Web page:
It’s important to get the right amount of sleep because if you get too little you’re endangering your health and if you sleep too much you could be sacrificing time that could be spent working towards living your dream. The amount of sleep you need will vary but a rough guide seems to be 7-10 hours. You’ll need to experiment to see what works best for you.
Here are my tips for getting a good night’s sleep and avoiding sleep problems. They’re obvious really but I hear so many people tell me they slept poorly then admit they had too many coffees the day before so I think it’s good to have a reminder. I mess up sometimes by having a cup of mint tea just before bed which means I wake up in the night to go to the bathroom then kick myself for having that late night drink.
Hopefully if we follow these tips we’ll get the sleep of our dreams every night and wake up feeling happier and more energetic each day.
How to Sleep Commandments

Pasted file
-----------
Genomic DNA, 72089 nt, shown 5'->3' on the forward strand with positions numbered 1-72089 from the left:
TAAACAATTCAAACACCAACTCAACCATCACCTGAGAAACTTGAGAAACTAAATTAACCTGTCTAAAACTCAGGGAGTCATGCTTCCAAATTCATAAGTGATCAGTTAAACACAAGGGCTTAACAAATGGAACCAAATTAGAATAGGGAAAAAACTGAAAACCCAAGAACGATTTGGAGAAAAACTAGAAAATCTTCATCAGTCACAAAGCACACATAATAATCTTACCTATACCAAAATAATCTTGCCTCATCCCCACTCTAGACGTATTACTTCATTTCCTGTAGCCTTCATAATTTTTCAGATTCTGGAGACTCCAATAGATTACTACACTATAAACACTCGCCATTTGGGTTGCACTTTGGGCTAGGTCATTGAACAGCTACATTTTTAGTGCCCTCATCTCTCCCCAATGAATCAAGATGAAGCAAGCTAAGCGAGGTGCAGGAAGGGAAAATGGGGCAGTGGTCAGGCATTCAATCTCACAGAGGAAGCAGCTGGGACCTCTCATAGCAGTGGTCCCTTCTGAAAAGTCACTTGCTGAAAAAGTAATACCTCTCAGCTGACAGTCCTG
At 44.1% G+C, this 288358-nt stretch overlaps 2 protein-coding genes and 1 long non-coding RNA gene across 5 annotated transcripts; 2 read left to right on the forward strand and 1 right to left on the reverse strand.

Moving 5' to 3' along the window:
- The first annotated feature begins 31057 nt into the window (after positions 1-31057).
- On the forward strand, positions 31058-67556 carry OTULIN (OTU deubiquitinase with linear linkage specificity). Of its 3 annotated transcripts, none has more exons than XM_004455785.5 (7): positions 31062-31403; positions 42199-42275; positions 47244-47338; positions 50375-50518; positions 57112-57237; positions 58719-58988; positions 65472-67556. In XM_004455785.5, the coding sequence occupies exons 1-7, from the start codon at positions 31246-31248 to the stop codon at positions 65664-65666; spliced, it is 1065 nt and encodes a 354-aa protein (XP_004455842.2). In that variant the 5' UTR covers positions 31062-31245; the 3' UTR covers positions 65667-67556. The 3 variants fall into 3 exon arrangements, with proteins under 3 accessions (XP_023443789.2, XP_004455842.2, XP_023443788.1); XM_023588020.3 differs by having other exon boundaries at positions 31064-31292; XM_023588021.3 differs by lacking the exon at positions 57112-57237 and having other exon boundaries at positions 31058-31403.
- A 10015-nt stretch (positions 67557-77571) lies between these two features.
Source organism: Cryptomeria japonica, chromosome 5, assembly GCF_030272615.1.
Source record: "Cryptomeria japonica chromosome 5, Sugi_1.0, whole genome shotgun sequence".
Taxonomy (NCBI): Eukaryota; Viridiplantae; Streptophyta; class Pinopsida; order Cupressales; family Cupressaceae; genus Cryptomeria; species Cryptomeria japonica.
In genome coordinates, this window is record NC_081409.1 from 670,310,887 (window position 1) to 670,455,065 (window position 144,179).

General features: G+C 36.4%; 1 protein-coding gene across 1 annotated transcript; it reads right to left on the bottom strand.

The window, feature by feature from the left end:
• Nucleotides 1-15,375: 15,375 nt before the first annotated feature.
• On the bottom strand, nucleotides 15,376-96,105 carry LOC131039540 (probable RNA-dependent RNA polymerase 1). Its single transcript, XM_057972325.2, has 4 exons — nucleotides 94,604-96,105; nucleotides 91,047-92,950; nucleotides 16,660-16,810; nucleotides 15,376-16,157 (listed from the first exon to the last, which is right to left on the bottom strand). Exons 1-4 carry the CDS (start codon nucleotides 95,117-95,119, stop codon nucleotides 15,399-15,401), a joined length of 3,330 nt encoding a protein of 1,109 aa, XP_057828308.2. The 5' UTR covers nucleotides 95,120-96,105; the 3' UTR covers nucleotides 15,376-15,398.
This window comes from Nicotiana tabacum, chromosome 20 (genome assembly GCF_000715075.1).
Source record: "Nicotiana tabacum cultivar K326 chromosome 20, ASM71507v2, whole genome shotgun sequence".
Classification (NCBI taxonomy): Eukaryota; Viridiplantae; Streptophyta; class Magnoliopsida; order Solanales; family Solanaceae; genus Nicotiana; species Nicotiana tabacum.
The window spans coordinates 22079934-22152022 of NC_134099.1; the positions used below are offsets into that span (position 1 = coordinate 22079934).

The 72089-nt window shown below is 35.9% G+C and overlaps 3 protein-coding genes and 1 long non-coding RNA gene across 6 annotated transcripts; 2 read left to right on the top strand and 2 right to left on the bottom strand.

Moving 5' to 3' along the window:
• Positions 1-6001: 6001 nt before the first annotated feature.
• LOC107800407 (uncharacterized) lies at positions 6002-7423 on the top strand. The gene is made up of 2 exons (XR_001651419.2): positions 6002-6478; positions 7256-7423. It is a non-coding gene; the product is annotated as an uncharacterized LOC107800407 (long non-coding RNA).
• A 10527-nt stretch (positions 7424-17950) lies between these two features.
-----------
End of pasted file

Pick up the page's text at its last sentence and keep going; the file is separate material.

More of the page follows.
1. Get up at the same time every day. This is the key to sound sleep habits. Once you’ve got in a pattern your body clock will take over and you’ll find you wake up just before your alarm clock rings.
2. Go to bed at more or less the same time. You have to play bed time by ear because some days you’ll be more tired than others. I go to bed hoping to read for an hour. Sometimes I read longer but most of the time I get so tired I can’t continue after ten to twenty minutes and that’s when the light goes out. I then fall asleep within five minutes.
3. End the day on a good note. If you meditate or write a journal just before bed time is the ideal time for that. It’s always good to go to sleep thinking about what you had to be grateful for that day too. If you have a partner you might be able to come up with other activities that leave you both feeling happy and drowsy.
4. Exercise daily, preferably outside. Exercise and fresh air will tire you out in the best way possible and walking is a great way to get do it.
5. Watch what you eat and drink. No caffeine after lunchtime and cut back on the sugar too. Both of them will stop you from getting to sleep. Cut the alcohol out completely if you want to be well rested. I like to party but alcohol plays havoc on sleep. Even one or two glasses of wine leave you tired the next day.
6. Make your bedroom a sanctuary. It should be a place you look forward to spending time in. Splurge on top quality cotton bedding and make sure the room is dark, airy and quiet when you’re sleeping.